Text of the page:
‘Constant bird song’ the result of conservation on Mercury Islands

18 January 2023

An innovative conservation effort conducted over decades has eradicated mammalian pests on all seven Mercury Islands, providing a haven for native plants and animals, 8km off the coast of the Coromandel Peninsula.

  • Dr David Towns

    Pioneering conservation biologist Dr David Towns reveals how years of innovative work resulted in the Mercury Islands achieving a mammalian predator-free status. Photo credit: Elizabeth Towns.

Ahuahu Book

Arriving in 1971, pioneering conservation biologist Dr David Towns was there from the start and has captured a lifetime of professional knowledge and personal insights in Ahuahu: A Conservation Journey in Aotearoa New Zealand, published by Canterbury University Press.

A story of triumph and setbacks, of opportunity and innovation, of teamwork and bicultural collaboration, Ahuahu focuses on the Mercury Islands but also references conservation efforts across the country.

Aotearoa New Zealand is globally renowned among biologists for world-leading conservation efforts. This country is responsible for nearly a quarter of the world’s island pest eradications according to a recent international study, which found that 88% of 1227 completed eradication attempts were successful. This knowledge informs the government’s Predator Free 2050 programme, which ambitiously aims to clear stoats, rats and possums from Aotearoa New Zealand by 2050.

As Ahuahu documents, problems on the Mercury Islands began with the arrival of Polynesians, followed by European colonists, who (intentionally or not) brought three different species of rats and feral cats. The consequences for local species were devastating.

Yet, the book illustrates the remarkable subsequent recovery on islands where pests were removed – a good news story repeated across similar programmes. Rare lizards and invertebrates were reintroduced, several populations of tuatara were saved from extinction and birds such as korimako (bellbird), kākā, kererū (wood pigeon), pāteke (brown teal) and kākāriki rapidly increased.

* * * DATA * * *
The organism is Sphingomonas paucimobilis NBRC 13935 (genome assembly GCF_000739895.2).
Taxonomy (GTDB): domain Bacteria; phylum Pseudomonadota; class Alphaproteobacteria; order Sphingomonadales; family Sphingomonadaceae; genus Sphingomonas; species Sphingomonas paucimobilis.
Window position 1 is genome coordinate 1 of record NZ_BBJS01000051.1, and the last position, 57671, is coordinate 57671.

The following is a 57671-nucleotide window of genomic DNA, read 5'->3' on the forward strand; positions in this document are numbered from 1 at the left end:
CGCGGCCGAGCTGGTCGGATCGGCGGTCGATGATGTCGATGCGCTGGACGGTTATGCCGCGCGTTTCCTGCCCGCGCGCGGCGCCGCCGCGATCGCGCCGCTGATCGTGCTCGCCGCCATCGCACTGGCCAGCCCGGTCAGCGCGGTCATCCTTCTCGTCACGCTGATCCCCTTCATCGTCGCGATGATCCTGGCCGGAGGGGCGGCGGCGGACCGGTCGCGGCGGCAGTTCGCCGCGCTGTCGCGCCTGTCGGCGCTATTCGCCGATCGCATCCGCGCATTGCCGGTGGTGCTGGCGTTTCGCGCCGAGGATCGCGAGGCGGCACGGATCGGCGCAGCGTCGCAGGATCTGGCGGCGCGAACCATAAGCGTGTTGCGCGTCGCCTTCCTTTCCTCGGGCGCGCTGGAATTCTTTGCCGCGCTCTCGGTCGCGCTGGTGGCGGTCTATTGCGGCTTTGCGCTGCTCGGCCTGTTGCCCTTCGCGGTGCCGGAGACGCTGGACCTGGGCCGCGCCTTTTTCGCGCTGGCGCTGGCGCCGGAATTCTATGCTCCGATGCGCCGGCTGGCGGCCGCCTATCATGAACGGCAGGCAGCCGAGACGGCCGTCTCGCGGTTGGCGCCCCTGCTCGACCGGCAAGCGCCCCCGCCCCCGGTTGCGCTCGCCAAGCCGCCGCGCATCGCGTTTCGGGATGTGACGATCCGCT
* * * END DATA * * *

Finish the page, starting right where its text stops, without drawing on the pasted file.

“Forested areas that in 2014 were largely silent now have constant bird song,” Dr Towns says.

Innovative, ground-breaking science was complemented and enriched by bicultural partnerships and community involvement. Different Mercury Islands required different approaches, in consultation with the Department of Conservation and local iwi such as Ngati Hei, as well as the owners of the larger island Ahuahu, which is partly farmed.

“Island restoration involves restarting ecosystems,” Dr Towns says. “I have always found iwi quickly embrace the concept because of their views of nature and the close ties between people and landscapes. One could argue that, whereas western technology has helped with providing tools to restore island ecosystems, Mātauranga Māori gives us a cultural and ethical context for such activities.”

Beautifully illustrated with hundreds of photos, along with maps and line drawings, Ahuahu will be of great value to conservation professionals and students. Non-experts will also appreciate the global significance of successful restoration, especially those led by communities.

Ultimately, Ahuahu contains messages of hope. It shows how environmental problems can be resolved and how people, although historically part of the problem, can also make a difference.

Ahuahu: A Conservation Journey in Aotearoa New Zealand, by David Towns is published by Canterbury University Press, RRP $79.99, Softback with flaps, 280 x 210mm, 384 pages, full colour, ISBN: 978-1-98-850326-4, available in bookstores and through Canterbury University Press.

About the author:

Dr David Towns completed his MSc and PhD at the University of Auckland. After six years overseas at universities in the USA and Australia, he returned to New Zealand in 1982 to work with the New Zealand Wildlife Service as a conservation scientist. In 1987 the Wildlife Service became part of the newly formed Department of Conservation (DOC). He worked with DOC until 2012, when he began a shared appointment between DOC and Auckland University of Technology (AUT), as a Professor of Applied Conservation. Dr Towns won the Charles Fleming Award for Environmental Achievement from the Royal Society Te Apārangi for his pioneering research in conservation and island ecosystem ecology in 2019. He has published more than 150 journal arti­cles, co-edited the book Seabird Islands (2011), and co-edited a special is­sue of the Journal of the Royal Society of New Zealand on the state of New Zealand’s environment (2019). David retired from AUT as Professor Emeritus in 2020. 

Watch: Royal Society Te Apārangi’s video of Dr David Towns, Charles Fleming Award for Environmental Achievement winner 2019.

Media contact:

  • Email: media@canterbury.ac.nz Ph: (03) 369 3631 or 027 503 0168
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